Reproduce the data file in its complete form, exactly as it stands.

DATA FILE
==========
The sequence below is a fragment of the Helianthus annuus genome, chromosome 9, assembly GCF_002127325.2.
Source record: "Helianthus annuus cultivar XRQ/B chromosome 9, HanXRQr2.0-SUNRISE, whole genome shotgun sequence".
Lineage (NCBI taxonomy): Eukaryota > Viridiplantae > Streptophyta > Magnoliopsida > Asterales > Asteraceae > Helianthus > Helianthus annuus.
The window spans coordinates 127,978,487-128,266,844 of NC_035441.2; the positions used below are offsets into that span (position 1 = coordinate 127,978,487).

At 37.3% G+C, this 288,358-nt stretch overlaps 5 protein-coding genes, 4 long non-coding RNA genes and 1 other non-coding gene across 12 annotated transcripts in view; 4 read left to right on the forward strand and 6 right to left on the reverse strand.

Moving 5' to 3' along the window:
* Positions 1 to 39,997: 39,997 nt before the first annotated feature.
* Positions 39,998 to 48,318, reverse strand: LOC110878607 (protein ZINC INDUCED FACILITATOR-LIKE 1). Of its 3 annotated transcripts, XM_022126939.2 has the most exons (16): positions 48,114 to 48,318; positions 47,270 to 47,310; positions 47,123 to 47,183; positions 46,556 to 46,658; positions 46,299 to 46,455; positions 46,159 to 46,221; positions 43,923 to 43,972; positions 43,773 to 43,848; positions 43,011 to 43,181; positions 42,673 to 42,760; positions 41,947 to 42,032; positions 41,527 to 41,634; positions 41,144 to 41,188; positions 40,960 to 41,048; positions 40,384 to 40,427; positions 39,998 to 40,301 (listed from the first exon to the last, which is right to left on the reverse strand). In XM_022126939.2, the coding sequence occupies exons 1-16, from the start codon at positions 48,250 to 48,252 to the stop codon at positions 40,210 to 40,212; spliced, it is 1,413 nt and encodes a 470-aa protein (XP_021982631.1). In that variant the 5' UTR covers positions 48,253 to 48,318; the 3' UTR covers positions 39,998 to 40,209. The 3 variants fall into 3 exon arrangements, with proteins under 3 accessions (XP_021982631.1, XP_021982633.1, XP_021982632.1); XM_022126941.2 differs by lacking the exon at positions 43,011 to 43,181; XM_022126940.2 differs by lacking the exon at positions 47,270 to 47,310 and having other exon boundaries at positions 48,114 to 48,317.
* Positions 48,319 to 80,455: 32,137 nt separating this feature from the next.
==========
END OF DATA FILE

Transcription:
The sequence below is a fragment of the Helianthus annuus genome, chromosome 9, assembly GCF_002127325.2.
Source record: "Helianthus annuus cultivar XRQ/B chromosome 9, HanXRQr2.0-SUNRISE, whole genome shotgun sequence".
Lineage (NCBI taxonomy): Eukaryota > Viridiplantae > Streptophyta > Magnoliopsida > Asterales > Asteraceae > Helianthus > Helianthus annuus.
The window spans coordinates 127,978,487-128,266,844 of NC_035441.2; the positions used below are offsets into that span (position 1 = coordinate 127,978,487).

At 37.3% G+C, this 288,358-nt stretch overlaps 5 protein-coding genes, 4 long non-coding RNA genes and 1 other non-coding gene across 12 annotated transcripts in view; 4 read left to right on the forward strand and 6 right to left on the reverse strand.

Moving 5' to 3' along the window:
* Positions 1 to 39,997: 39,997 nt before the first annotated feature.
* Positions 39,998 to 48,318, reverse strand: LOC110878607 (protein ZINC INDUCED FACILITATOR-LIKE 1). Of its 3 annotated transcripts, XM_022126939.2 has the most exons (16): positions 48,114 to 48,318; positions 47,270 to 47,310; positions 47,123 to 47,183; positions 46,556 to 46,658; positions 46,299 to 46,455; positions 46,159 to 46,221; positions 43,923 to 43,972; positions 43,773 to 43,848; positions 43,011 to 43,181; positions 42,673 to 42,760; positions 41,947 to 42,032; positions 41,527 to 41,634; positions 41,144 to 41,188; positions 40,960 to 41,048; positions 40,384 to 40,427; positions 39,998 to 40,301 (listed from the first exon to the last, which is right to left on the reverse strand). In XM_022126939.2, the coding sequence occupies exons 1-16, from the start codon at positions 48,250 to 48,252 to the stop codon at positions 40,210 to 40,212; spliced, it is 1,413 nt and encodes a 470-aa protein (XP_021982631.1). In that variant the 5' UTR covers positions 48,253 to 48,318; the 3' UTR covers positions 39,998 to 40,209. The 3 variants fall into 3 exon arrangements, with proteins under 3 accessions (XP_021982631.1, XP_021982633.1, XP_021982632.1); XM_022126941.2 differs by lacking the exon at positions 43,011 to 43,181; XM_022126940.2 differs by lacking the exon at positions 47,270 to 47,310 and having other exon boundaries at positions 48,114 to 48,317.
* Positions 48,319 to 80,455: 32,137 nt separating this feature from the next.